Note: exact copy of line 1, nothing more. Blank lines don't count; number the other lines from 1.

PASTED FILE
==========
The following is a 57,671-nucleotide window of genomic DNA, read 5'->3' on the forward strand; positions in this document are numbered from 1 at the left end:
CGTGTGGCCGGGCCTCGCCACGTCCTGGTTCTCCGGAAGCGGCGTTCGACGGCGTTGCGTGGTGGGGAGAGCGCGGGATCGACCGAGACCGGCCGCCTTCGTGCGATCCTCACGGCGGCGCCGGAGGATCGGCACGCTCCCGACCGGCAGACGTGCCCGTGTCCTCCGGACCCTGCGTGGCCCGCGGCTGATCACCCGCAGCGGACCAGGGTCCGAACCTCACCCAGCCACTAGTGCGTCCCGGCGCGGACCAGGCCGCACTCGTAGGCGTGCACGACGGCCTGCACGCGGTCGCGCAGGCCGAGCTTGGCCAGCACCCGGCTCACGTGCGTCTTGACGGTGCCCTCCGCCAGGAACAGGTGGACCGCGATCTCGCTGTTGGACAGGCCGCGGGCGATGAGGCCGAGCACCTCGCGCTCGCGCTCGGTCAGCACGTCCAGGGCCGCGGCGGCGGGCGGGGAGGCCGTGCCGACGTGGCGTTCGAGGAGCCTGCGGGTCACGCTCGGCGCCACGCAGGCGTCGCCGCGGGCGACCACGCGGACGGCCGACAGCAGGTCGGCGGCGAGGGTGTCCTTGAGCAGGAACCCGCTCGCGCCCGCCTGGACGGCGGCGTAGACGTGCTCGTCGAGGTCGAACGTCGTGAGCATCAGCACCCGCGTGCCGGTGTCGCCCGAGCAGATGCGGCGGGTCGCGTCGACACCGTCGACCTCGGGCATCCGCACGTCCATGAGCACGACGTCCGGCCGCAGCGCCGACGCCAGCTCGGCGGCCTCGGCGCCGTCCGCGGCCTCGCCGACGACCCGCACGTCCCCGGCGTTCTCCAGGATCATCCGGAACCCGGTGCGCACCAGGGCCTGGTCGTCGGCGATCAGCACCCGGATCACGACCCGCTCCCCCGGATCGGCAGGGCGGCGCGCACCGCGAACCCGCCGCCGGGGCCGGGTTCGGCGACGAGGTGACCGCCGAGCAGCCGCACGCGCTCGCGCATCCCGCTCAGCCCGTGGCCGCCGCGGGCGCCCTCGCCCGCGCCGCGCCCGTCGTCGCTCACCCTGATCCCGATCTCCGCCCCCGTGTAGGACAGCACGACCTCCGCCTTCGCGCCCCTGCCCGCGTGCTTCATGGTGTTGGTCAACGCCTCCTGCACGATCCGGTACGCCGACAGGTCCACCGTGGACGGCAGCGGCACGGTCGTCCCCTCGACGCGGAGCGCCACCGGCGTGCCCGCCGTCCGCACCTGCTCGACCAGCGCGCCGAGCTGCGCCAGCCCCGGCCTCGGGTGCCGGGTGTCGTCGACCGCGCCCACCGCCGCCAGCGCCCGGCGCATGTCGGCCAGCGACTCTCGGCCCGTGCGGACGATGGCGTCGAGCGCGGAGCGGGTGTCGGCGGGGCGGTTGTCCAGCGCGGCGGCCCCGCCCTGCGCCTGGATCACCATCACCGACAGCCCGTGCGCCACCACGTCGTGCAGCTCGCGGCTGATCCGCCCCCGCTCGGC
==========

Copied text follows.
The following is a 57,671-nucleotide window of genomic DNA, read 5'->3' on the forward strand; positions in this document are numbered from 1 at the left end: